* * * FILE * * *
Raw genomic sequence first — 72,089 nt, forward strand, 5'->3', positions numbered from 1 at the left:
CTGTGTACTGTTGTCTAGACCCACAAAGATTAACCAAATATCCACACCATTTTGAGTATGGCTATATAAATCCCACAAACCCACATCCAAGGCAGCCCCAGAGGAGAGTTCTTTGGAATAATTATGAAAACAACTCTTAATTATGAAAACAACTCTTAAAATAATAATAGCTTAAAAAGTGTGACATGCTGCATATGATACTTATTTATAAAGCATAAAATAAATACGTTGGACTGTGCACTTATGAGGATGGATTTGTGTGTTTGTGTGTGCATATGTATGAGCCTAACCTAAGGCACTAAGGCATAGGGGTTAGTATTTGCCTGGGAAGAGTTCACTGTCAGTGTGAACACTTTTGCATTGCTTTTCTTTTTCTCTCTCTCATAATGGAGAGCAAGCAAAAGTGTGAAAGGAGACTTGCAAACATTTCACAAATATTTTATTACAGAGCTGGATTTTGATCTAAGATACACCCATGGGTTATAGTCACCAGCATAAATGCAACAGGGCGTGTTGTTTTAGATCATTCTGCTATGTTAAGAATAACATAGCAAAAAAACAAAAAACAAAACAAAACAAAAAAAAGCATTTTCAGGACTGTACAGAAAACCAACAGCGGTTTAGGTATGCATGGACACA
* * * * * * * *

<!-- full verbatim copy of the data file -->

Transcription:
Raw genomic sequence first — 72,089 nt, forward strand, 5'->3', positions numbered from 1 at the left:
CTGTGTACTGTTGTCTAGACCCACAAAGATTAACCAAATATCCACACCATTTTGAGTATGGCTATATAAATCCCACAAACCCACATCCAAGGCAGCCCCAGAGGAGAGTTCTTTGGAATAATTATGAAAACAACTCTTAATTATGAAAACAACTCTTAAAATAATAATAGCTTAAAAAGTGTGACATGCTGCATATGATACTTATTTATAAAGCATAAAATAAATACGTTGGACTGTGCACTTATGAGGATGGATTTGTGTGTTTGTGTGTGCATATGTATGAGCCTAACCTAAGGCACTAAGGCATAGGGGTTAGTATTTGCCTGGGAAGAGTTCACTGTCAGTGTGAACACTTTTGCATTGCTTTTCTTTTTCTCTCTCTCATAATGGAGAGCAAGCAAAAGTGTGAAAGGAGACTTGCAAACATTTCACAAATATTTTATTACAGAGCTGGATTTTGATCTAAGATACACCCATGGGTTATAGTCACCAGCATAAATGCAACAGGGCGTGTTGTTTTAGATCATTCTGCTATGTTAAGAATAACATAGCAAAAAAACAAAAAACAAAACAAAACAAAAAAAAGCATTTTCAGGACTGTACAGAAAACCAACAGCGGTTTAGGTATGCATGGACACA